The brochures next to the pasta are designed to encourage people to be more responsible in the way they use water. The photos depict information panels which a My Clime-mate team set up along the banks of the river So?a in Slovenia. Colour postcards are a reminder of just how precious natural resources actually are. They feature small works of art made by young people outdoors, in nature. Leaves, moss and stones create stick figures while a miniature waterwheel turns in a mountain stream. The back of the postcards contains tips on reducing CO2 emissions: use green electricity and energy saving power strips, put on a pullover and turn down the heating. Anyone sending one of these cards undertakes to reduce their CO2 emissions in future.

Karst and Chrütli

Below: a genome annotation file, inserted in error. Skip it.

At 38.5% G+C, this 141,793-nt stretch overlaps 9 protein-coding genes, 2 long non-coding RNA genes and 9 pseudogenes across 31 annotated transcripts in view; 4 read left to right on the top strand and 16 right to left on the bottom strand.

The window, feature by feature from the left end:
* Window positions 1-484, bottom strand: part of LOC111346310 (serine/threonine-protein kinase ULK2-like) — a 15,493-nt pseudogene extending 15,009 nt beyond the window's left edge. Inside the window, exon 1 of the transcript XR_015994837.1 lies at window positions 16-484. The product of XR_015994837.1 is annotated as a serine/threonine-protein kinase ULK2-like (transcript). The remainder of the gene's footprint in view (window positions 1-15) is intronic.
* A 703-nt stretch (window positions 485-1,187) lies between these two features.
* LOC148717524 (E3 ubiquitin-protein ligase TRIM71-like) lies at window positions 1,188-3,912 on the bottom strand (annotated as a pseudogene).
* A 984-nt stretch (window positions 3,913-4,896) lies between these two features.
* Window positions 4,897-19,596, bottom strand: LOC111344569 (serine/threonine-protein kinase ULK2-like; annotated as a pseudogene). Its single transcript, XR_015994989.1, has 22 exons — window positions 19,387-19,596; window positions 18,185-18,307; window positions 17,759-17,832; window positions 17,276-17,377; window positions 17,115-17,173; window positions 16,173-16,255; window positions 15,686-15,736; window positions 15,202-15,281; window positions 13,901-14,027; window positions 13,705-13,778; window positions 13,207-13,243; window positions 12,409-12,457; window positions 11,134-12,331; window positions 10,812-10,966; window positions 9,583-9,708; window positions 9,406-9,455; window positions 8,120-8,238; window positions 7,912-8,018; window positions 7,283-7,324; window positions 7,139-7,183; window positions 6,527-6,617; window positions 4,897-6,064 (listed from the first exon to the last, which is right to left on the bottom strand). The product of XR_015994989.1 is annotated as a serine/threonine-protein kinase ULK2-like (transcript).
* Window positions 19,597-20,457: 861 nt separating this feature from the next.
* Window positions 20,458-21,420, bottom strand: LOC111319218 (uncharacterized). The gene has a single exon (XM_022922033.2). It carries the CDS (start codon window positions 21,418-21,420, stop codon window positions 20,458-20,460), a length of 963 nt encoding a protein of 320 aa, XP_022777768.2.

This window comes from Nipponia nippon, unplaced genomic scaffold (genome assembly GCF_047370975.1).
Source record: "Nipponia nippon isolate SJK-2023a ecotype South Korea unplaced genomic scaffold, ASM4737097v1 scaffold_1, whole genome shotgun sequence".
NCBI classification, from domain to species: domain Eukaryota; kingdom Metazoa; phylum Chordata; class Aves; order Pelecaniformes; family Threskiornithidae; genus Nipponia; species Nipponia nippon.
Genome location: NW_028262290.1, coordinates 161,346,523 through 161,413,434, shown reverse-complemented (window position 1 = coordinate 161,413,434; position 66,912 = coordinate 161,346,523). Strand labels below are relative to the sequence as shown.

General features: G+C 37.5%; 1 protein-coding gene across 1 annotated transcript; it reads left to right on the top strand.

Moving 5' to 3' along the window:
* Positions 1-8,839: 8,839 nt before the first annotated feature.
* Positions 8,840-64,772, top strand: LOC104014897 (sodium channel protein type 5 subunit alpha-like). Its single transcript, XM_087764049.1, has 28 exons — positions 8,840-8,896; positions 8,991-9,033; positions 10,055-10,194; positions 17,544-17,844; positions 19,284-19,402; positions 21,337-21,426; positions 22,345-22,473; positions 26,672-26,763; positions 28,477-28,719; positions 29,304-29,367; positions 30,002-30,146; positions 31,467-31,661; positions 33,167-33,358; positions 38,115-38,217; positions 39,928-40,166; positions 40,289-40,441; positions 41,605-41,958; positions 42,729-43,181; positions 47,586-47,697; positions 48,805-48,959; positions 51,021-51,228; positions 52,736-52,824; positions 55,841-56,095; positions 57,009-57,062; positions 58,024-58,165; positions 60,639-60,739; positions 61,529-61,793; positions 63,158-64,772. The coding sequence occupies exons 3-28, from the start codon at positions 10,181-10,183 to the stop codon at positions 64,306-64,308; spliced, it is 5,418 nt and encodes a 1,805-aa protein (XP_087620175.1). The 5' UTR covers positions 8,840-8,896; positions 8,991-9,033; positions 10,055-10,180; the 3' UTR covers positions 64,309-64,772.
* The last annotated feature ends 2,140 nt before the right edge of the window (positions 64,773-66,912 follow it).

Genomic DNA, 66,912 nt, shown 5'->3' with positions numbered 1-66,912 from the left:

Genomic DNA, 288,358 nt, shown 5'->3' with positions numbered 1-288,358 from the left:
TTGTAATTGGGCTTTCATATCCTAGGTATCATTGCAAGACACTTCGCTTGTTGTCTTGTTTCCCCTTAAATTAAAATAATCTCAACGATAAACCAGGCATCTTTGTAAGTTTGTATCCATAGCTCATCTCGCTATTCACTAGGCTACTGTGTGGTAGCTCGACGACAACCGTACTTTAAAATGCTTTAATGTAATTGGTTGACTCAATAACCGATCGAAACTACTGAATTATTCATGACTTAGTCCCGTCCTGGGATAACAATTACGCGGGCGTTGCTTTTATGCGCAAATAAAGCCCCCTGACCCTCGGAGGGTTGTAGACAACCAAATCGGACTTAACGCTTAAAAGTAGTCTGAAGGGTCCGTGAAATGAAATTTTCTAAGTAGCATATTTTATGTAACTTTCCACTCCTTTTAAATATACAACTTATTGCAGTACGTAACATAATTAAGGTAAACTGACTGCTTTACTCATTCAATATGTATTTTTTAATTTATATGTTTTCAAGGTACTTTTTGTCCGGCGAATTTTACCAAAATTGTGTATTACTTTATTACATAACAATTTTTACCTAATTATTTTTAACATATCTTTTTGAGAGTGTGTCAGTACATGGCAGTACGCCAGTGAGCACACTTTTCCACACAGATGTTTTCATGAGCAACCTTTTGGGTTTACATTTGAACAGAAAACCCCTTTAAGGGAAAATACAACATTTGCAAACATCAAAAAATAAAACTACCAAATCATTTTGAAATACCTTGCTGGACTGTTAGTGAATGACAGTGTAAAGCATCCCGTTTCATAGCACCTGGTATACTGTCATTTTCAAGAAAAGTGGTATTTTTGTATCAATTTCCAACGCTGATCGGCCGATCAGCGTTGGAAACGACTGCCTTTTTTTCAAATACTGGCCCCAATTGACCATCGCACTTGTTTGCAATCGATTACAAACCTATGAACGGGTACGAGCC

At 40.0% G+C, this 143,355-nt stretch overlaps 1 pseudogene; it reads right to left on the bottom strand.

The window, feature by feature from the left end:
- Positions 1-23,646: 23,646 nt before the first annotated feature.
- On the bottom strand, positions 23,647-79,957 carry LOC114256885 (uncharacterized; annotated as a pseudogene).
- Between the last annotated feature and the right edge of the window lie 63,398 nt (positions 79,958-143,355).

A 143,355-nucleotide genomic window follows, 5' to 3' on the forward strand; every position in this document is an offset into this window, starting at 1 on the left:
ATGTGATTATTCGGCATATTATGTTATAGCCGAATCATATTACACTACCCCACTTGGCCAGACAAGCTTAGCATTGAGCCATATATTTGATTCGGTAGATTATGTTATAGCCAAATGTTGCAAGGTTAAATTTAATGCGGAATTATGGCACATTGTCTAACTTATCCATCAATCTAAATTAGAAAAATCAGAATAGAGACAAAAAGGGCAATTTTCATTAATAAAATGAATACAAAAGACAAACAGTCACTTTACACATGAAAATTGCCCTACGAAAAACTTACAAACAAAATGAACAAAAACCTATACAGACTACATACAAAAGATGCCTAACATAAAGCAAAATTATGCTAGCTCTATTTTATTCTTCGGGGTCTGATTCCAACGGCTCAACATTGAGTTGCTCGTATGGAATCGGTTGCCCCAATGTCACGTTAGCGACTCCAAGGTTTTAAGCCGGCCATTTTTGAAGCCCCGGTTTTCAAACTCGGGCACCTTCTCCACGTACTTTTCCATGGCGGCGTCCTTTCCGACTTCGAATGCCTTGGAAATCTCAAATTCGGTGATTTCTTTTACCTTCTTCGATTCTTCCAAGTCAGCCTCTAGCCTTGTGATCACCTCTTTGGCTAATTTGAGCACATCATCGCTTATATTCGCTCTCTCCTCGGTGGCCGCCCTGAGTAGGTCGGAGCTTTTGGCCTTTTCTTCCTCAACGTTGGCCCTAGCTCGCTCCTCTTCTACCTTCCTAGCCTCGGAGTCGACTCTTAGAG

In the afternoon, after the meeting at the gym, the young people set off in small groups to explore the Biosphere Reserve. While some climb into the caves of the karst mountains, others wade through the ice-cold waters of a Kneipp pool or visit a regional cottage industry that manufactures salves, soaps and bath oils. Herbalist Silvia Limacher, the woman behind the Chrütlimacher brand of natural cosmetics, lives on a community farm that breeds cattle and pigs. On the lower ground floor of the farm building the smell of stables gives way to the fragrance of hayseed and coltsfoot. The shelves of her small herb kitchen are stacked with canisters and cans full of wax, oils, salt and dried flowers. Meanwhile a thick syrupy mass bubbles away in a pot. "Marigold salve," explains Silvia Limacher.
Arrayed on a table are beakers, delicate vials, funnels, and jars filled with blossoms. "If you want, you can put together your very own personal bath oil," says Silvia Limacher encouragingly to her young guests. Timidly they sniff at the blossoms and extracts. So whether it's karst caves, Kneipp pools or Chrütlimacher, workshop leader Katrin Löning wants the young people to experience the wealth of nature with all their senses.